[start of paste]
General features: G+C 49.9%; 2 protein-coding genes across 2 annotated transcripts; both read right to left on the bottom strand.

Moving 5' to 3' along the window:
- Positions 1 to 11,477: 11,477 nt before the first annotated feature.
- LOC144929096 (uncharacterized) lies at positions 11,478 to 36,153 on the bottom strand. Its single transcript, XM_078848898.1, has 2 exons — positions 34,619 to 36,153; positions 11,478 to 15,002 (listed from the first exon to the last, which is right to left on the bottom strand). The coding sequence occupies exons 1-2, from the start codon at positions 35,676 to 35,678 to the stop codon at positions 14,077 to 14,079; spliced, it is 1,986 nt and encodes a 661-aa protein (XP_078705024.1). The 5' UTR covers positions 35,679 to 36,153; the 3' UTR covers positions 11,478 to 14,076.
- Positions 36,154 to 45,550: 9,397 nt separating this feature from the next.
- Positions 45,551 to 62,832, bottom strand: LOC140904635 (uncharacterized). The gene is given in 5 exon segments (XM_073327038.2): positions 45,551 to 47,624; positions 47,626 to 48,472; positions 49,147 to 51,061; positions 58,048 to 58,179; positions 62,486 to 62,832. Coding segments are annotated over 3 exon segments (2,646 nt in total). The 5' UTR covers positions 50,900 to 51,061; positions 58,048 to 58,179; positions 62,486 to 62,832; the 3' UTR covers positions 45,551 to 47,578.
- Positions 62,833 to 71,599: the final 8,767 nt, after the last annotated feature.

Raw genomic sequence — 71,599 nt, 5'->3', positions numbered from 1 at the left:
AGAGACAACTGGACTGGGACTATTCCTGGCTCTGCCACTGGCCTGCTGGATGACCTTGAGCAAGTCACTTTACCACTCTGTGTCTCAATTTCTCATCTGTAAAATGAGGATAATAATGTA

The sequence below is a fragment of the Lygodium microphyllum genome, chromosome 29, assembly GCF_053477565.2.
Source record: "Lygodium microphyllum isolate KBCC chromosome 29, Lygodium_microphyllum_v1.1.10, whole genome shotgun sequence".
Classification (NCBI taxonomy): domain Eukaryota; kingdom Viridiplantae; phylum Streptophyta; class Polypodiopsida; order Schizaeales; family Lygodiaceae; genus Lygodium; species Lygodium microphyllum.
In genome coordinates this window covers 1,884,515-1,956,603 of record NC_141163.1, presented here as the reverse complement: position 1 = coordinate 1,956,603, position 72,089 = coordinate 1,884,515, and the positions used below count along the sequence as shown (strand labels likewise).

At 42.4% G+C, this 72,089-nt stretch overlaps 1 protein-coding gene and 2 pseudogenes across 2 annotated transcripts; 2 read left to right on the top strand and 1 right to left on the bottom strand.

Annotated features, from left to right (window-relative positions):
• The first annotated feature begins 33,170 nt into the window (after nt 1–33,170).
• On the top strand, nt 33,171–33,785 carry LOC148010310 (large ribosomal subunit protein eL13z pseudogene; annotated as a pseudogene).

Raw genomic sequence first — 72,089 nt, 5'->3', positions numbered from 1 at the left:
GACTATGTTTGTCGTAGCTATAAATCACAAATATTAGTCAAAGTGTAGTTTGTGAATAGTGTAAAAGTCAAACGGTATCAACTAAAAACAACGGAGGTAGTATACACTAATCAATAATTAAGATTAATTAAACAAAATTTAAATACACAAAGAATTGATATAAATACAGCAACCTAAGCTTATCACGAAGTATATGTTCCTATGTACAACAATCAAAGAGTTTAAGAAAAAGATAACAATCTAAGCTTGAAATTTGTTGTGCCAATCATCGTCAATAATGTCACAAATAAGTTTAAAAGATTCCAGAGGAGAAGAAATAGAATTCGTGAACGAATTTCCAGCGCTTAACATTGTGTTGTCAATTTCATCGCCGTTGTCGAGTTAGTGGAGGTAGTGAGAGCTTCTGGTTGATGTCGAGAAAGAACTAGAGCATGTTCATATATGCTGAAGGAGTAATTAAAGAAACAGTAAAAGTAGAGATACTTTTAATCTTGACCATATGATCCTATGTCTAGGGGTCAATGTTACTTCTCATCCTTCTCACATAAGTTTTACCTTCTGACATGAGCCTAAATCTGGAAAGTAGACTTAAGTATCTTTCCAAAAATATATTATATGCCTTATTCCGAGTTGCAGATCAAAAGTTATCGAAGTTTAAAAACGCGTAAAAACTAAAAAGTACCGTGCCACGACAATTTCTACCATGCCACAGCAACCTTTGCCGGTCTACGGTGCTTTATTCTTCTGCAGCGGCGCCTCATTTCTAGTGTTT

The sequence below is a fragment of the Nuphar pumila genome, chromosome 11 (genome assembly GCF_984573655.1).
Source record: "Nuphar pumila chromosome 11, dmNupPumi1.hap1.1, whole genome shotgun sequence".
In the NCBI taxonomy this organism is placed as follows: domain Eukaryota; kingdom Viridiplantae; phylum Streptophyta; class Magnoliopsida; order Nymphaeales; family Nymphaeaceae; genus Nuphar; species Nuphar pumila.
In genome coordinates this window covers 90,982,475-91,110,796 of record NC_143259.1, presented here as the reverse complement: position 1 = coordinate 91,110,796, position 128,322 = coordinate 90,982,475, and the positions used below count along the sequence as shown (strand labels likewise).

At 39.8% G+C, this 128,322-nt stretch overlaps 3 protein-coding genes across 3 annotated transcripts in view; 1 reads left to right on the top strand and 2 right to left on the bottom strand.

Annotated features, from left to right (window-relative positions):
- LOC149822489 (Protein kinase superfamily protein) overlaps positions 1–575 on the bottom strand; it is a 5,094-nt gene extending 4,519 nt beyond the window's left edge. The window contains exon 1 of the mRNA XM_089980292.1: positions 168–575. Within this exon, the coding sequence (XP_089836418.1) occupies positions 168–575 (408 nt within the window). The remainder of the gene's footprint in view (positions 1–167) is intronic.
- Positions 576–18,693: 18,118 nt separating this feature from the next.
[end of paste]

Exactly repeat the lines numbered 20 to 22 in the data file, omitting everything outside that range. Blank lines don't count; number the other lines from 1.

The sequence below is a fragment of the Nuphar pumila genome, chromosome 11 (genome assembly GCF_984573655.1).
Source record: "Nuphar pumila chromosome 11, dmNupPumi1.hap1.1, whole genome shotgun sequence".
In the NCBI taxonomy this organism is placed as follows: domain Eukaryota; kingdom Viridiplantae; phylum Streptophyta; class Magnoliopsida; order Nymphaeales; family Nymphaeaceae; genus Nuphar; species Nuphar pumila.